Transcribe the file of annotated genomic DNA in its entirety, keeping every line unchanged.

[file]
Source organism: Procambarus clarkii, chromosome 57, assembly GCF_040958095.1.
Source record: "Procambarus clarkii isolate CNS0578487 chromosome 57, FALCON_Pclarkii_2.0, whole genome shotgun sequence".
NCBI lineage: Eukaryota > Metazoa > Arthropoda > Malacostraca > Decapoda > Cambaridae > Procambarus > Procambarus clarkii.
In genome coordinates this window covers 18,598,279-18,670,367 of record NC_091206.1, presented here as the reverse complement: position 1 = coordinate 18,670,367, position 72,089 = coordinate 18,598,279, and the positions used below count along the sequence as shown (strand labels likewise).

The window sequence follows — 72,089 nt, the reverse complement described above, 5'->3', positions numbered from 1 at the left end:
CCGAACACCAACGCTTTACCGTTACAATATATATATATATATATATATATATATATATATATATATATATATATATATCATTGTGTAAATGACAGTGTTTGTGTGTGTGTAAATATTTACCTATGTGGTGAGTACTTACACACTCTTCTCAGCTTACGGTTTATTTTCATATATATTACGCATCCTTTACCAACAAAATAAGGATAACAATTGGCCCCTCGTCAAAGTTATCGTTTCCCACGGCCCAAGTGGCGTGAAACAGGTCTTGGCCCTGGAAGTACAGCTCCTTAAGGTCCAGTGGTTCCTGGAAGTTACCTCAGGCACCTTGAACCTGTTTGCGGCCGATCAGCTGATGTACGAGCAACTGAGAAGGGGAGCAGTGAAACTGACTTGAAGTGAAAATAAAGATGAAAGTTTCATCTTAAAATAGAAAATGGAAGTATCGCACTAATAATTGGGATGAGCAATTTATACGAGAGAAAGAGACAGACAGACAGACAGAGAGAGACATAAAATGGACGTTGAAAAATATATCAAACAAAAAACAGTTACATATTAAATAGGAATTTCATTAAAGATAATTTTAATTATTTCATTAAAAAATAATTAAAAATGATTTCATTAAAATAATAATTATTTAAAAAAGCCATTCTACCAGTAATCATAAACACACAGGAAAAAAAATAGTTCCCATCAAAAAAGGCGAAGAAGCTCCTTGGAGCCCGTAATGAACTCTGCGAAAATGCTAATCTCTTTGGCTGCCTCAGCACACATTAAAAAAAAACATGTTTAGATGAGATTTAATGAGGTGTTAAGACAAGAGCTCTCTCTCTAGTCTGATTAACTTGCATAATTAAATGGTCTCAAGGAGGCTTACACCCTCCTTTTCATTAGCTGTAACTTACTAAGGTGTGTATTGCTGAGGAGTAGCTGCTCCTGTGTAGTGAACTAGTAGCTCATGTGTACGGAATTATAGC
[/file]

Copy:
Source organism: Procambarus clarkii, chromosome 57, assembly GCF_040958095.1.
Source record: "Procambarus clarkii isolate CNS0578487 chromosome 57, FALCON_Pclarkii_2.0, whole genome shotgun sequence".
NCBI lineage: Eukaryota > Metazoa > Arthropoda > Malacostraca > Decapoda > Cambaridae > Procambarus > Procambarus clarkii.
In genome coordinates this window covers 18,598,279-18,670,367 of record NC_091206.1, presented here as the reverse complement: position 1 = coordinate 18,670,367, position 72,089 = coordinate 18,598,279, and the positions used below count along the sequence as shown (strand labels likewise).

The window sequence follows — 72,089 nt, the reverse complement described above, 5'->3', positions numbered from 1 at the left end:
CCGAACACCAACGCTTTACCGTTACAATATATATATATATATATATATATATATATATATATATATATATATATATATCATTGTGTAAATGACAGTGTTTGTGTGTGTGTAAATATTTACCTATGTGGTGAGTACTTACACACTCTTCTCAGCTTACGGTTTATTTTCATATATATTACGCATCCTTTACCAACAAAATAAGGATAACAATTGGCCCCTCGTCAAAGTTATCGTTTCCCACGGCCCAAGTGGCGTGAAACAGGTCTTGGCCCTGGAAGTACAGCTCCTTAAGGTCCAGTGGTTCCTGGAAGTTACCTCAGGCACCTTGAACCTGTTTGCGGCCGATCAGCTGATGTACGAGCAACTGAGAAGGGGAGCAGTGAAACTGACTTGAAGTGAAAATAAAGATGAAAGTTTCATCTTAAAATAGAAAATGGAAGTATCGCACTAATAATTGGGATGAGCAATTTATACGAGAGAAAGAGACAGACAGACAGACAGAGAGAGACATAAAATGGACGTTGAAAAATATATCAAACAAAAAACAGTTACATATTAAATAGGAATTTCATTAAAGATAATTTTAATTATTTCATTAAAAAATAATTAAAAATGATTTCATTAAAATAATAATTATTTAAAAAAGCCATTCTACCAGTAATCATAAACACACAGGAAAAAAAATAGTTCCCATCAAAAAAGGCGAAGAAGCTCCTTGGAGCCCGTAATGAACTCTGCGAAAATGCTAATCTCTTTGGCTGCCTCAGCACACATTAAAAAAAAACATGTTTAGATGAGATTTAATGAGGTGTTAAGACAAGAGCTCTCTCTCTAGTCTGATTAACTTGCATAATTAAATGGTCTCAAGGAGGCTTACACCCTCCTTTTCATTAGCTGTAACTTACTAAGGTGTGTATTGCTGAGGAGTAGCTGCTCCTGTGTAGTGAACTAGTAGCTCATGTGTACGGAATTATAGC